The Romans were not the first people to realise that it was a good idea for the government to take responsibility for the health of its people. For example, cities in India had a good sewage system 2,000 years before the Romans. However, the Romans were more aware of the importance of public health than any other previous civilisation. Also, the Romans controlled a large empire. This meant that aqueducts, fountains, reservoirs, public toilets and sewage pipes were not only built in Rome but all over the world.

Primary Sources

(1) Juvenal, Satire III (c. AD 100)

Those cracked or leaky pots that people toss out through windows. Look at the way they smash, the weight of them, the damage they do to the pavement!... You are a fool if you don't make your will before venturing out to dinner... Along your route at night may prove a death-trap: so pray and hope (poor you!) that the local housewives drop nothing worse on your head than a pailful of slops.

(2) Roman Law (c. AD 150)

If the apartment is divided among several tenants, redress can be sought only against the one who lives in the part of the apartment from which the liquid was poured... When in consequence of the fall of one of these projectiles... the body of a free man shall have suffered injury, the judge shall award to the victim in addition to medical fees and other expenses incurred in his treatment, the total of the wages of which he has been or shall in future be deprived by the inability to work.

(3) Frontinus, Aqueducts (c. AD 80)

The improved health of Rome is a result of the greater number of reservoirs, aqueducts, fountains, and water basins... the appearance of Rome is cleaner and changed, and the causes of the unhealthy atmosphere, that gave Rome so bad a name among the ancients, are now removed.

(4) Vitruvius, On Architecture (c. AD 10)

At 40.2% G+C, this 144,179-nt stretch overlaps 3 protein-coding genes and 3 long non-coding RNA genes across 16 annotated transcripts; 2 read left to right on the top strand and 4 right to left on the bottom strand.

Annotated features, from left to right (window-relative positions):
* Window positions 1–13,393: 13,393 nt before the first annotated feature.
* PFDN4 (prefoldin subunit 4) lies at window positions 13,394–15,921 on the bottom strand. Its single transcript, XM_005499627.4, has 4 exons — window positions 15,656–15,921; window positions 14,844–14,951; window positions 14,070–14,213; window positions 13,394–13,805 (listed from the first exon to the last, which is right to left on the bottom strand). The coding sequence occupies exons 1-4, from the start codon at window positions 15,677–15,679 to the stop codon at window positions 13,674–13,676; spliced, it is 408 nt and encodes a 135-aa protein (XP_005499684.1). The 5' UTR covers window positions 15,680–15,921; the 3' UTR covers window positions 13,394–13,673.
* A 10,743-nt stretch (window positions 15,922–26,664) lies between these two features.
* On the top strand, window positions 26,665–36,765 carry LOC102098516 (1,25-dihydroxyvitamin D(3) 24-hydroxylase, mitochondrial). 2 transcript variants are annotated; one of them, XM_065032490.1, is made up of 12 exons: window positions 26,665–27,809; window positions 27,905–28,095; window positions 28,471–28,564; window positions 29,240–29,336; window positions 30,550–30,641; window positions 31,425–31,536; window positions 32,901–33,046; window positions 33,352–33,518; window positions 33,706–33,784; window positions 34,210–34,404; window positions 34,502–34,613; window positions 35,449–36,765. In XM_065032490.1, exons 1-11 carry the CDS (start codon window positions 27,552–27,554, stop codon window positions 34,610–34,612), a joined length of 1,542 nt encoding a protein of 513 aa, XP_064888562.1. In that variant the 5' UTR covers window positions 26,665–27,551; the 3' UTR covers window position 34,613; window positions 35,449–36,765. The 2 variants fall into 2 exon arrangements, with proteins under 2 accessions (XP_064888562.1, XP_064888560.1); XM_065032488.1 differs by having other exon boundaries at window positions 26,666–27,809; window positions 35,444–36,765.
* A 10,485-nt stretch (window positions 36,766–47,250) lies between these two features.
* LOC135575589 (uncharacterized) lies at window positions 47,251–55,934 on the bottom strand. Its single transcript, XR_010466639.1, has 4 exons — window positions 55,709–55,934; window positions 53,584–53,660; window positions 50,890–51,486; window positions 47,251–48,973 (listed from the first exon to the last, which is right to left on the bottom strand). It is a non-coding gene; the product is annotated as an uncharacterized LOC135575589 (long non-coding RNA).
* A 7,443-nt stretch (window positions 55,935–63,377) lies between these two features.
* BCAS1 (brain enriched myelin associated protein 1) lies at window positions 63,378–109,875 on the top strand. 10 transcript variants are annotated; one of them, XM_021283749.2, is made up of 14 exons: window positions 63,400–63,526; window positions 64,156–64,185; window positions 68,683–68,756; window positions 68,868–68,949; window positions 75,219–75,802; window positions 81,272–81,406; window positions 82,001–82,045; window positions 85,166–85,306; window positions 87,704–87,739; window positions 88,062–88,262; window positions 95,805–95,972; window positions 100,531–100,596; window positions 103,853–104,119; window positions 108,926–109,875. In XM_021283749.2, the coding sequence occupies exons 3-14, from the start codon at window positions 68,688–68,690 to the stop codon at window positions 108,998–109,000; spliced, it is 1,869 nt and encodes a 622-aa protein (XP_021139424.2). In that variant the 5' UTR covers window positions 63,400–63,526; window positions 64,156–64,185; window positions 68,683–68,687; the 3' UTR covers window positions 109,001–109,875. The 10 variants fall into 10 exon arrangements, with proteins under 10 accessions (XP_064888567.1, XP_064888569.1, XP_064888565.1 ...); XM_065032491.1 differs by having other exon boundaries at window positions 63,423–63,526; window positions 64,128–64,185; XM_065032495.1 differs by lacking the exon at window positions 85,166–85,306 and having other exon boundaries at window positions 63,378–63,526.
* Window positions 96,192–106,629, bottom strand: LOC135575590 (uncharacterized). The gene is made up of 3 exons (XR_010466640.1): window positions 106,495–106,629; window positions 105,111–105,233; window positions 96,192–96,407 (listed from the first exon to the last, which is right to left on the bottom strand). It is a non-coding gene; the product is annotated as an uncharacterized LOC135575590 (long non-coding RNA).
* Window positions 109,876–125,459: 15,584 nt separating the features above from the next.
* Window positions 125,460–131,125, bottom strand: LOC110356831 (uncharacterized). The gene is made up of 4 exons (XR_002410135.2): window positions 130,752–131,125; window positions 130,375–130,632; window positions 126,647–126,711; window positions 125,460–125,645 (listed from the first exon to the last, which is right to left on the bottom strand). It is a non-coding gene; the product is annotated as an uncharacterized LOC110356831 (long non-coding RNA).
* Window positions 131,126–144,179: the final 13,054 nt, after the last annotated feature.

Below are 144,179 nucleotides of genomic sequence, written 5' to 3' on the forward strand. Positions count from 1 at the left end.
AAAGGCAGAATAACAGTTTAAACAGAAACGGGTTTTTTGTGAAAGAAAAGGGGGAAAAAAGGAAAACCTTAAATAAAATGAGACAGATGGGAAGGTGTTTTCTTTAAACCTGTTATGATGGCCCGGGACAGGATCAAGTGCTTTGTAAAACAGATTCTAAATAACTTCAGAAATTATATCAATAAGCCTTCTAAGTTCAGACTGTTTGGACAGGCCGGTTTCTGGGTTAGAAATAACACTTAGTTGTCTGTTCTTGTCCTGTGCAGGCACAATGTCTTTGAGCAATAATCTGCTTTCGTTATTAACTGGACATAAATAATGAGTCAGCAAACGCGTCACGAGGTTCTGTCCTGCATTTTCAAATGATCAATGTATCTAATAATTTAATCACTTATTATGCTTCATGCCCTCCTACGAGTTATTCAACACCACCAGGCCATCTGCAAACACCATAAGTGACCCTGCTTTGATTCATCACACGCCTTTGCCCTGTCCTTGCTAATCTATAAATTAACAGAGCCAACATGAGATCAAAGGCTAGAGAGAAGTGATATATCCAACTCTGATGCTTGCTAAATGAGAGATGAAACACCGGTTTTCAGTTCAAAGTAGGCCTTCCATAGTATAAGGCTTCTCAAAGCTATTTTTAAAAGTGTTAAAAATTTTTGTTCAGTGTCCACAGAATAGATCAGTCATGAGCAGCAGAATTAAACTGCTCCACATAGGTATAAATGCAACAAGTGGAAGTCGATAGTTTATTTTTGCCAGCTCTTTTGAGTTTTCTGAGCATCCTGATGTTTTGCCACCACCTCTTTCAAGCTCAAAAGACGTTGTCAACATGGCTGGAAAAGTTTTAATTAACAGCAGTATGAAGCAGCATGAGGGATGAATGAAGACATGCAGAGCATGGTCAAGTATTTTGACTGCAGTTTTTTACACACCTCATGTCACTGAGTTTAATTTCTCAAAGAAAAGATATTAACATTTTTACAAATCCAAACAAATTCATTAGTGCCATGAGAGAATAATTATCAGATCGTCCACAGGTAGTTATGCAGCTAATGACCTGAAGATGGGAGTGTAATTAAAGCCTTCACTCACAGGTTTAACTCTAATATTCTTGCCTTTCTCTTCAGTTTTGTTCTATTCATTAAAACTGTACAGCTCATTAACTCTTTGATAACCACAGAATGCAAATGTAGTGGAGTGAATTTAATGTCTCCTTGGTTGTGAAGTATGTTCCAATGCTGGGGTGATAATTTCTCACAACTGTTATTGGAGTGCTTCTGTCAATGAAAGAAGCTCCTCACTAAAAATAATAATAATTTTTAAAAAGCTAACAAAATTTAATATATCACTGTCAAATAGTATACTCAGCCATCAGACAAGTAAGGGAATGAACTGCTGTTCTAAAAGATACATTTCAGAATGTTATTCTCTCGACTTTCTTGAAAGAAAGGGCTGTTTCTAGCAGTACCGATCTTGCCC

When you build a town you need to choose a healthy site... A marshy area must be avoided. For when the morning breezes come... they bring the poisoned breaths of marsh animals... I agree with the old method. For the ancients sacrificed the beasts which were feeding in those places where towns were being placed, and then inspected their livers... If they found them faulty, they judged that the supply of food and water which was to be found in these places would be harmful.

(5) Columella, On Agriculture (c. AD 50)

You should avoid marshy areas... A marsh always sends out harmful poisonous vapours during the hot periods of the summer, and, at this time, gives birth to animals possessing mischief-making stings... thus unknown diseases are often contracted.

(6) Varro, Antiquitates (c. 35 BC)

Precautions must be taken in the neighbourhood of swamps... because there are certain very small creatures which cannot be seen by the eyes, which float in the air and enter the body through the mouth and nose and there cause serious diseases.

1. What evidence is there in these sources that there was a long period of time when little was done about improving the unhealthy condition of Rome?

2. Describe the different ways that the Roman government attempted to improve the health of the Roman people.

3 Read source 2. Select another source from this unit that hetps to explain why the law mentioned in 2 was passed.

4. Comment on the value of the sources in this unit for a historian writing a book about the Roman government's attempts to improve the health of the Roman people.